On a national level, there has been little done to regulate methane emissions and inefficiencies in natural gas pipeline networks. The Environmental Protection Agency (EPA) has proposed new policies to further stem methane emissions across the country, but most of the proposals offered by the EPA are voluntary.[xv] For example, the Gas Star Gold Program, launched in 2014 by the EPA, “encourage[s] facilities to identify and implement opportunities to achieve further methane emission reductions.[xvi]” This type of a voluntary guideline is not intensive enough. A more comprehensive, obligatory policy is necessary in order to mitigate methane emissions and reduce the chance of serious public safety risks.

Last year, the state of Massachusetts passed a law that strengthened rules on monitoring and repairing natural gas leaks. The law requires utilities to classify gas leaks on a 3-grade scale, depending on how hazardous they are, and also requires them to fix all but the least hazardous of leaks whenever road construction projects expose a pipeline. The law not only requires utilities to repair leaks faster and recover costs in a timely manner, but also has provisions that will allow them to bring natural gas service to more Massachusetts residents.[xvii] This sort of a holistic and compulsory policy is essential to addressing methane leaks at the national level.

 

Recommendation

Create a national regulation under the EPA’s existing legislative mandate (the Clean Air Act) which:

  • Requires gas companies to assign a grade to all reported leaks based on a uniform classification system.
  • Requires gas companies to register any reported leaks with the appropriate department.
  • Requires utilities to register any construction projects that would expose leaky pipes, so that appropriate actions may be taken to fix the leaks.
  • Authorizes gas companies to design and offer programs to customers that increase the “availability, affordability, and feasibility” of natural gas services.[xviii]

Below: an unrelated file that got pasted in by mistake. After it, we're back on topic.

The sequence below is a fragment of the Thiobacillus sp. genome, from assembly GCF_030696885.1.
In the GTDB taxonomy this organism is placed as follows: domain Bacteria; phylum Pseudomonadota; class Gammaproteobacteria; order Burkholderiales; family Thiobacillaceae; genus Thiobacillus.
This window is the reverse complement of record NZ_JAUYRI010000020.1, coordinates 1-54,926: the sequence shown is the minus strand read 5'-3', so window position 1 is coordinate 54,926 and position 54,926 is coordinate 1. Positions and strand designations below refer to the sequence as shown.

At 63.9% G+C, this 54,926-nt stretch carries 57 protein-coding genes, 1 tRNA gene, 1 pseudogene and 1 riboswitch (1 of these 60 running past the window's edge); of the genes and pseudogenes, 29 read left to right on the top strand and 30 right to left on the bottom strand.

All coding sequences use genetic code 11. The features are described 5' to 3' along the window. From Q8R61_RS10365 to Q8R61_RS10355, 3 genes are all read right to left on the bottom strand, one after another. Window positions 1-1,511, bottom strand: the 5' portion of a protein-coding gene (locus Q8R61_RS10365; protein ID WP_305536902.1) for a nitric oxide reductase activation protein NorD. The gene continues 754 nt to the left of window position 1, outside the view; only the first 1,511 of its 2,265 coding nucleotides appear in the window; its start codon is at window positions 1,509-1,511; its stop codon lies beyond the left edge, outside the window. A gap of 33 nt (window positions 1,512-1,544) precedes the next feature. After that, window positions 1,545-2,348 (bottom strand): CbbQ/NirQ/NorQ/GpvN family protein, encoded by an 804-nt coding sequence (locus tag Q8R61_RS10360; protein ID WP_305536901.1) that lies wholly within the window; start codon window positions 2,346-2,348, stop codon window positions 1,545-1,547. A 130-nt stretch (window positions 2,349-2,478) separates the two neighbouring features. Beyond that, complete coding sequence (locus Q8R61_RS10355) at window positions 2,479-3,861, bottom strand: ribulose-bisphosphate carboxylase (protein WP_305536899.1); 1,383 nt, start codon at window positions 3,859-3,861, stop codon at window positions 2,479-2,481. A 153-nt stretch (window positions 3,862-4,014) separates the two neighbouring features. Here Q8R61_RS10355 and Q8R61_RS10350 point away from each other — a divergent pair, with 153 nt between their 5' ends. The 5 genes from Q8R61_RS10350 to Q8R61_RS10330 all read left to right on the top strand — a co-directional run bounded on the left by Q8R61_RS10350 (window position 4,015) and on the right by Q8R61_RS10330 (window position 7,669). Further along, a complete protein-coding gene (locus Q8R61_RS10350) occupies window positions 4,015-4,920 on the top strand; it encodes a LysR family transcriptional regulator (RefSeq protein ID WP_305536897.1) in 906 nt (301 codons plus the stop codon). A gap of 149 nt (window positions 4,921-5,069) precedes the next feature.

Explanation and Analysis

The regulation of natural gas pipelines is becoming increasingly salient as the benefits associated with consuming natural gas as an alternative to oil or coal become clearer. Furthermore, the combination of the shale boom (taking place in states such as Pennsylvania, Michigan, and Texas) and antiquated pipelines across the country makes the regulation of methane emissions from leaks ever more pertinent.

 

SWOT Analysis

Strengths: Methane emissions will be significantly reduced; utilities will be required to repair leaks faster and to recoup costs of repairs more swiftly; and utilities will be enabled to broaden their customer base for natural gas.

Weaknesses: Once the EPA implements the regulation, utilities will need to be sufficiently monitored by the appropriate regulatory agency (EPA). This will create new costs for the agency, but the EPA already regulates utilities for other sources of pollution, so the costs should not be inordinate. Another weakness of the regulation is that more federal funding (as well as state funding) would be necessary in order to help finance projects.

Opportunities: This type of legislation could be used as a template for other governments including the European Union. Currently the only policy in the EU mitigating methane emissions bundles methane together with other greenhouse gases. Although the limitations on emissions in the directive are binding, there are no proposed means of reduction. Furthermore, the current EU policy regarding methane emissions is set to expire in five years (2020).[xix]